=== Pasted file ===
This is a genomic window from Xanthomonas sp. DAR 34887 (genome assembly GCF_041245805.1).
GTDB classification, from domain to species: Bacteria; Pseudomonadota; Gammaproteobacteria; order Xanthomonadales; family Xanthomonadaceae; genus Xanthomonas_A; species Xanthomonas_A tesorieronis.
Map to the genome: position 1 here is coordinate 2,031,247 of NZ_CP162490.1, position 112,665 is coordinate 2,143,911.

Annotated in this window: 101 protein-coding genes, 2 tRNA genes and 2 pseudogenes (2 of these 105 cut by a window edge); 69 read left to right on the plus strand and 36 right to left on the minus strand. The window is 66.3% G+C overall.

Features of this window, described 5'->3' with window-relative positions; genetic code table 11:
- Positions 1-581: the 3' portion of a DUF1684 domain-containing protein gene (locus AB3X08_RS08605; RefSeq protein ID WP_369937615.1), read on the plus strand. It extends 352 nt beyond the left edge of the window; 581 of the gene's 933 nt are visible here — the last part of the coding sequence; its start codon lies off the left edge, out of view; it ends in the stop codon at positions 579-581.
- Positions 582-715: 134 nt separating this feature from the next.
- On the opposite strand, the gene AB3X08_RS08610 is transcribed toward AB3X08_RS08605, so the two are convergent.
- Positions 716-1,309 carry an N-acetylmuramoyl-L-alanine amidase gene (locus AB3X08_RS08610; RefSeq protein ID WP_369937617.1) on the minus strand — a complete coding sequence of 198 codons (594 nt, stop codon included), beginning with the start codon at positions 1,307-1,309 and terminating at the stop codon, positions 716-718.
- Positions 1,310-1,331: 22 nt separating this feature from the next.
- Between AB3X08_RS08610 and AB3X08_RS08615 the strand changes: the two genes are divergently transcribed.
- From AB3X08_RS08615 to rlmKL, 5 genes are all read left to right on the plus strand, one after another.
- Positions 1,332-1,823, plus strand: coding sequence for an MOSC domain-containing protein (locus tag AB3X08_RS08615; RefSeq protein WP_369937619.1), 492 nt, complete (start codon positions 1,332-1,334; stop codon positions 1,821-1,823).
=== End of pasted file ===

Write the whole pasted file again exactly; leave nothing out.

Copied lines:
This is a genomic window from Xanthomonas sp. DAR 34887 (genome assembly GCF_041245805.1).
GTDB classification, from domain to species: Bacteria; Pseudomonadota; Gammaproteobacteria; order Xanthomonadales; family Xanthomonadaceae; genus Xanthomonas_A; species Xanthomonas_A tesorieronis.
Map to the genome: position 1 here is coordinate 2,031,247 of NZ_CP162490.1, position 112,665 is coordinate 2,143,911.

Annotated in this window: 101 protein-coding genes, 2 tRNA genes and 2 pseudogenes (2 of these 105 cut by a window edge); 69 read left to right on the plus strand and 36 right to left on the minus strand. The window is 66.3% G+C overall.

Features of this window, described 5'->3' with window-relative positions; genetic code table 11:
- Positions 1-581: the 3' portion of a DUF1684 domain-containing protein gene (locus AB3X08_RS08605; RefSeq protein ID WP_369937615.1), read on the plus strand. It extends 352 nt beyond the left edge of the window; 581 of the gene's 933 nt are visible here — the last part of the coding sequence; its start codon lies off the left edge, out of view; it ends in the stop codon at positions 579-581.
- Positions 582-715: 134 nt separating this feature from the next.
- On the opposite strand, the gene AB3X08_RS08610 is transcribed toward AB3X08_RS08605, so the two are convergent.
- Positions 716-1,309 carry an N-acetylmuramoyl-L-alanine amidase gene (locus AB3X08_RS08610; RefSeq protein ID WP_369937617.1) on the minus strand — a complete coding sequence of 198 codons (594 nt, stop codon included), beginning with the start codon at positions 1,307-1,309 and terminating at the stop codon, positions 716-718.
- Positions 1,310-1,331: 22 nt separating this feature from the next.
- Between AB3X08_RS08610 and AB3X08_RS08615 the strand changes: the two genes are divergently transcribed.
- From AB3X08_RS08615 to rlmKL, 5 genes are all read left to right on the plus strand, one after another.
- Positions 1,332-1,823, plus strand: coding sequence for an MOSC domain-containing protein (locus tag AB3X08_RS08615; RefSeq protein WP_369937619.1), 492 nt, complete (start codon positions 1,332-1,334; stop codon positions 1,821-1,823).